Thursday, June 18, 2009 - 8:35am
There have been approximately 300 confirmed cases of H1N1 "Swine" influenza reported in Dane County to date, although the true number of infections is probably several thousand. H1N1 may continue to be present in our community throughout the summer months even though schools are out. It is likely that almost everyone has been or will be exposed at some point although not all exposed persons develop noticeable illness.
The good news is that, for most people, this illness has been relatively mild, no worse than wintertime "flu." Diagnostic testing and specific treatment is NOT routinely needed. Rather, those with symptoms of influenza (fever, cough and/or sore throat, body aches and fatigue) should stay home, rest, drink plenty of fluids, take acetaminophen (Tylenol®) or ibuprophen (Motrin®, Advil®) and return to normal activities when these symptoms are no longer present.
However, in some cases, influenza can be serious, even life threatening. At-risk individuals (including those with underlying lung and heart disease, immune deficiencies, pregnant women, infants and toddlers) should seek medical care if they develop symptoms of influenza. There have been seven H1N1 hospitalizations in Dane County.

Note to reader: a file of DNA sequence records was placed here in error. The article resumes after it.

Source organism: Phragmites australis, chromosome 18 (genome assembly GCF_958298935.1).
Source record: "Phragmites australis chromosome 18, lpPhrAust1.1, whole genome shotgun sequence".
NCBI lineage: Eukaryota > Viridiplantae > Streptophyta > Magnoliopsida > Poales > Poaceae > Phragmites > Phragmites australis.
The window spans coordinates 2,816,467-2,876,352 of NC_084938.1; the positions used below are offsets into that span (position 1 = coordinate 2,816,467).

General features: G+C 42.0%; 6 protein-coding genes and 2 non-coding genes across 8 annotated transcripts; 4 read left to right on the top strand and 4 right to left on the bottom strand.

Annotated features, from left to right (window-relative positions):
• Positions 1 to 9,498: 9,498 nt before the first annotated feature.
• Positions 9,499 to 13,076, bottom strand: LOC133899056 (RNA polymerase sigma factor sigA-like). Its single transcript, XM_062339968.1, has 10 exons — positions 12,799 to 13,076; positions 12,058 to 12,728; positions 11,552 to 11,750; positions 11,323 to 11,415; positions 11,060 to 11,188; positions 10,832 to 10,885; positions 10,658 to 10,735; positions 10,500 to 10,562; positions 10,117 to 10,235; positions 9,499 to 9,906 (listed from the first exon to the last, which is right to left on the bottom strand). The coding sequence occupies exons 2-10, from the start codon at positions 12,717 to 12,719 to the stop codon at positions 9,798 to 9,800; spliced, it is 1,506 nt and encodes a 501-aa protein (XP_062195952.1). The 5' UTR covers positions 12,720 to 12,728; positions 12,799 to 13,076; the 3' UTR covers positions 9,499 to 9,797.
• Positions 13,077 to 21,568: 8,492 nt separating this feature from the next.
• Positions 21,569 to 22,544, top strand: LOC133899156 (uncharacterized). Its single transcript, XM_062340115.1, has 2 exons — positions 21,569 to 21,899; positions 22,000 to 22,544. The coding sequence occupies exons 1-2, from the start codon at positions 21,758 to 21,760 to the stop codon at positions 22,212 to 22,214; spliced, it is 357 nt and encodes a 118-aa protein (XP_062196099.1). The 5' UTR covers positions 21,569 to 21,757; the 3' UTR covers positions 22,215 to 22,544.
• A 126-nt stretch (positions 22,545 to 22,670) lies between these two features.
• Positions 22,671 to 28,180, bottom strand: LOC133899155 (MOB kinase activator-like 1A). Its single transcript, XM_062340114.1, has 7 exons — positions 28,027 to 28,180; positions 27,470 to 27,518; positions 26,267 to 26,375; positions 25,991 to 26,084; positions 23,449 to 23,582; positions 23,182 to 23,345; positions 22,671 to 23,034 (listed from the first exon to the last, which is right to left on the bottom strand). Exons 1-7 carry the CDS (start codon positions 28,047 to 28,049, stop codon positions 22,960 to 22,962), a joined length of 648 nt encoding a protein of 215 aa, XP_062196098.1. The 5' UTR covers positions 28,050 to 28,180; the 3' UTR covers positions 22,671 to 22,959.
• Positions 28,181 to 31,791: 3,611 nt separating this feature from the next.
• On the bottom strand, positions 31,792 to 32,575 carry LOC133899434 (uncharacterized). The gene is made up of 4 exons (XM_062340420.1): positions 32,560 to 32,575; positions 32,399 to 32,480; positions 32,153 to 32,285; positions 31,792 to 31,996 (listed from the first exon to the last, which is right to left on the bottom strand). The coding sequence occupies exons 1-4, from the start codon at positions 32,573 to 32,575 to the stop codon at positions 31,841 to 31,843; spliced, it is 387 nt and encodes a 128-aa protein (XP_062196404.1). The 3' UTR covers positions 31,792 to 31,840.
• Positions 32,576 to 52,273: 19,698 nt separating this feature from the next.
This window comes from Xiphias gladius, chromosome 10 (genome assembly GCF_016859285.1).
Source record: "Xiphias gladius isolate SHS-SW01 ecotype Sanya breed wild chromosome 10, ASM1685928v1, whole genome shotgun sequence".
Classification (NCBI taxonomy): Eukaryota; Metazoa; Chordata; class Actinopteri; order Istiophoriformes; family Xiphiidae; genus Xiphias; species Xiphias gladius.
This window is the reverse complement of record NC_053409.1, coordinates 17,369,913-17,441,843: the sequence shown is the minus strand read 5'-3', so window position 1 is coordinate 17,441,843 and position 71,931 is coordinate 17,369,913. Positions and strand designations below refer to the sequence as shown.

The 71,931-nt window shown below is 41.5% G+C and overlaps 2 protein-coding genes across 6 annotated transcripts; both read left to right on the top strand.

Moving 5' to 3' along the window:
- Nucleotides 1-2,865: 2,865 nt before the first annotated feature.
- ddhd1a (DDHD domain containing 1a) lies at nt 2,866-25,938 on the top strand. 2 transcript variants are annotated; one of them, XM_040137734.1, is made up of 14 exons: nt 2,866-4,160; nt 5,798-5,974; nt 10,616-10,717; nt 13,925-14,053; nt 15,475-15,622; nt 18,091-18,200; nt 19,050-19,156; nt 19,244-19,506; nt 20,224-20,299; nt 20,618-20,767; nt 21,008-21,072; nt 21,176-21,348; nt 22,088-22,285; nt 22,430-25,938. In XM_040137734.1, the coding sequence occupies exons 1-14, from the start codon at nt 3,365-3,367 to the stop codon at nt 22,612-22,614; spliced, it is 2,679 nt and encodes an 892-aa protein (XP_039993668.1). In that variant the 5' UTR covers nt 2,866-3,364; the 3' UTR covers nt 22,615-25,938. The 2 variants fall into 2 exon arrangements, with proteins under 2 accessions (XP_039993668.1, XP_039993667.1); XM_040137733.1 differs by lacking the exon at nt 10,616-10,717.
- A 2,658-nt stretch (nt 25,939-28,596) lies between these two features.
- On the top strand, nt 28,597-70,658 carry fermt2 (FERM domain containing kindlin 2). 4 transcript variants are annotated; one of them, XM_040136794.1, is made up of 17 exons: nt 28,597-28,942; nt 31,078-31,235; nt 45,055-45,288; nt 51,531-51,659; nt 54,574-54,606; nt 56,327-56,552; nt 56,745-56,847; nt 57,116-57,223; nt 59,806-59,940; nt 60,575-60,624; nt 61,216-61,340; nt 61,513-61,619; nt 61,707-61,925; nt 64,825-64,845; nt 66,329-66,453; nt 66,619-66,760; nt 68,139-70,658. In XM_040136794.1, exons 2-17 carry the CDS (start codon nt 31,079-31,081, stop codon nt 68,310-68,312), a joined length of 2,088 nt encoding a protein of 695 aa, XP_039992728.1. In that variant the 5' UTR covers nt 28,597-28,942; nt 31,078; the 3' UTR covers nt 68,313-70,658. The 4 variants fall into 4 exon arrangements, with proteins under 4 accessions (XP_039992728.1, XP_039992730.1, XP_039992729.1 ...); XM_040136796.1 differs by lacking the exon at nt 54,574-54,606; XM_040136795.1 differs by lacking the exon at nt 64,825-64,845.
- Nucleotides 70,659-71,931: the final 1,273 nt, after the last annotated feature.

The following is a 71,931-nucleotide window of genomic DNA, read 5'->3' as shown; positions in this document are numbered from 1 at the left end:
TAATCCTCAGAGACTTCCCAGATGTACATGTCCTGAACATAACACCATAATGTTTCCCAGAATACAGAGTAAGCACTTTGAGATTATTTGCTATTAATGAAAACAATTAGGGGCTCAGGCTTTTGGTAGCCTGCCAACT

The World Health Organization has declared that H1N1 influenza is now officially a global "pandemic." As Dr. Thomas Frieden, Director of the US Centers for Disease Control says, "this comes as no surprise." Local, national and world public health has been managing the outbreak as a pandemic for several weeks. There is the expectation that currently, we are in the first phase of the pandemic and that H1N1 may return to the Northern Hemisphere this winter when cold, dry weather will allow it spread more widely. An even greater concern is that the virus may mutate into a more deadly form. Thus, we as a community must remain vigilant day-to-day and also prepare for what may come.
There hopefully will be a H1N1 specific vaccine ready for mass distribution this fall. Public Health Madison Dane County has begun to plan for how we will distribute the vaccine as widely as possible in cooperation with local health care providers and systems. We must effectively educate the public about the need to be vaccinated and think through the logistics of vaccinating many more thousands of people than normally get vaccinated for seasonal flu.
You may continue to monitor influenza communications on the PHMDC website at - www.publichealthmdc.com. Further updates will be posted as warranted.
For detailed information about H1N1 influenza, check the CDC's website at - www.cdc.gov/swineflu.Contacts:
- Jeff Golden, (608) 243-0302